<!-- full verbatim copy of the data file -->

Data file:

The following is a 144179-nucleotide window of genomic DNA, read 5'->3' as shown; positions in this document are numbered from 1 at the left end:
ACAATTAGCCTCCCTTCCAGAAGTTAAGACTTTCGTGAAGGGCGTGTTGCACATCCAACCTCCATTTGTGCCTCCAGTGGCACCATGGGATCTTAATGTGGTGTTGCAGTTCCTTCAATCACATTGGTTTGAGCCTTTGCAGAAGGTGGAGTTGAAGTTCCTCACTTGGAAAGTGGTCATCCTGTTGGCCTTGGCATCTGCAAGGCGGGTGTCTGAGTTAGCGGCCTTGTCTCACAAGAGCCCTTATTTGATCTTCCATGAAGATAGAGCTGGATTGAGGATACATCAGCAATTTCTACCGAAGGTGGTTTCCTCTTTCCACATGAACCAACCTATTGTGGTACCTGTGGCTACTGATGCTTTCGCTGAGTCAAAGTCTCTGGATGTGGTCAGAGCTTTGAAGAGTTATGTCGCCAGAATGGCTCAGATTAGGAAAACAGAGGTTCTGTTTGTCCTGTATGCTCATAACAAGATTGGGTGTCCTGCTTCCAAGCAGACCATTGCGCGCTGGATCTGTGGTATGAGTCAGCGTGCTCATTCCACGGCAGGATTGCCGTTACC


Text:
The following is a 144179-nucleotide window of genomic DNA, read 5'->3' as shown; positions in this document are numbered from 1 at the left end:
ACAATTAGCCTCCCTTCCAGAAGTTAAGACTTTCGTGAAGGGCGTGTTGCACATCCAACCTCCATTTGTGCCTCCAGTGGCACCATGGGATCTTAATGTGGTGTTGCAGTTCCTTCAATCACATTGGTTTGAGCCTTTGCAGAAGGTGGAGTTGAAGTTCCTCACTTGGAAAGTGGTCATCCTGTTGGCCTTGGCATCTGCAAGGCGGGTGTCTGAGTTAGCGGCCTTGTCTCACAAGAGCCCTTATTTGATCTTCCATGAAGATAGAGCTGGATTGAGGATACATCAGCAATTTCTACCGAAGGTGGTTTCCTCTTTCCACATGAACCAACCTATTGTGGTACCTGTGGCTACTGATGCTTTCGCTGAGTCAAAGTCTCTGGATGTGGTCAGAGCTTTGAAGAGTTATGTCGCCAGAATGGCTCAGATTAGGAAAACAGAGGTTCTGTTTGTCCTGTATGCTCATAACAAGATTGGGTGTCCTGCTTCCAAGCAGACCATTGCGCGCTGGATCTGTGGTATGAGTCAGCGTGCTCATTCCACGGCAGGATTGCCGTTACC